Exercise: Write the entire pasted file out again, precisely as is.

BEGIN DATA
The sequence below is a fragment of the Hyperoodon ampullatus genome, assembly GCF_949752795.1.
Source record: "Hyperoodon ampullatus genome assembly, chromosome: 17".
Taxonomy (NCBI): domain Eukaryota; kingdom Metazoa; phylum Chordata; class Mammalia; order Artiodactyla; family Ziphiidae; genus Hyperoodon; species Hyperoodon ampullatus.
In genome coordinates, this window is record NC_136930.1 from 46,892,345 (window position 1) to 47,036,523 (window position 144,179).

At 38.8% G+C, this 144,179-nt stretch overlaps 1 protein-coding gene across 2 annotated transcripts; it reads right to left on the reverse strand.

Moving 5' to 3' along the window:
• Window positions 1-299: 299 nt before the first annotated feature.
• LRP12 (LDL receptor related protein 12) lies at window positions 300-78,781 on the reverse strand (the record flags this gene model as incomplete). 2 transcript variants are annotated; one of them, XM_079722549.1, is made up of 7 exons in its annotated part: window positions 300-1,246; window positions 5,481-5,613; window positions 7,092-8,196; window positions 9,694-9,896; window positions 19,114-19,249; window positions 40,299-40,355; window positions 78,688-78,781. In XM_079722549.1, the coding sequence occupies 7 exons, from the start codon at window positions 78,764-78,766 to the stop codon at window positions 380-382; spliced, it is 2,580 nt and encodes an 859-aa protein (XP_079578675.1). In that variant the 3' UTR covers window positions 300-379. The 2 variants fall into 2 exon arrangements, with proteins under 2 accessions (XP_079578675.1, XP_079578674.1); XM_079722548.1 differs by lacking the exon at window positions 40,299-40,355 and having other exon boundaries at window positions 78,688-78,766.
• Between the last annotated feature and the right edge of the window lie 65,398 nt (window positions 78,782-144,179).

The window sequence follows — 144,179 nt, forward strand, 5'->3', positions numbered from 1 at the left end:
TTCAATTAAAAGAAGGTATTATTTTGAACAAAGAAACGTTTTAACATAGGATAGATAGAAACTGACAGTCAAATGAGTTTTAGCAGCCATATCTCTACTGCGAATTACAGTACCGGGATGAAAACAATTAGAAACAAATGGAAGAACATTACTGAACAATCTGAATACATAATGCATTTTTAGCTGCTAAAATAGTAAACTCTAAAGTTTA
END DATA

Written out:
The sequence below is a fragment of the Hyperoodon ampullatus genome, assembly GCF_949752795.1.
Source record: "Hyperoodon ampullatus genome assembly, chromosome: 17".
Taxonomy (NCBI): domain Eukaryota; kingdom Metazoa; phylum Chordata; class Mammalia; order Artiodactyla; family Ziphiidae; genus Hyperoodon; species Hyperoodon ampullatus.
In genome coordinates, this window is record NC_136930.1 from 46,892,345 (window position 1) to 47,036,523 (window position 144,179).

At 38.8% G+C, this 144,179-nt stretch overlaps 1 protein-coding gene across 2 annotated transcripts; it reads right to left on the reverse strand.

Moving 5' to 3' along the window:
• Window positions 1-299: 299 nt before the first annotated feature.
• LRP12 (LDL receptor related protein 12) lies at window positions 300-78,781 on the reverse strand (the record flags this gene model as incomplete). 2 transcript variants are annotated; one of them, XM_079722549.1, is made up of 7 exons in its annotated part: window positions 300-1,246; window positions 5,481-5,613; window positions 7,092-8,196; window positions 9,694-9,896; window positions 19,114-19,249; window positions 40,299-40,355; window positions 78,688-78,781. In XM_079722549.1, the coding sequence occupies 7 exons, from the start codon at window positions 78,764-78,766 to the stop codon at window positions 380-382; spliced, it is 2,580 nt and encodes an 859-aa protein (XP_079578675.1). In that variant the 3' UTR covers window positions 300-379. The 2 variants fall into 2 exon arrangements, with proteins under 2 accessions (XP_079578675.1, XP_079578674.1); XM_079722548.1 differs by lacking the exon at window positions 40,299-40,355 and having other exon boundaries at window positions 78,688-78,766.
• Between the last annotated feature and the right edge of the window lie 65,398 nt (window positions 78,782-144,179).

The window sequence follows — 144,179 nt, forward strand, 5'->3', positions numbered from 1 at the left end:
TTCAATTAAAAGAAGGTATTATTTTGAACAAAGAAACGTTTTAACATAGGATAGATAGAAACTGACAGTCAAATGAGTTTTAGCAGCCATATCTCTACTGCGAATTACAGTACCGGGATGAAAACAATTAGAAACAAATGGAAGAACATTACTGAACAATCTGAATACATAATGCATTTTTAGCTGCTAAAATAGTAAACTCTAAAGTTTA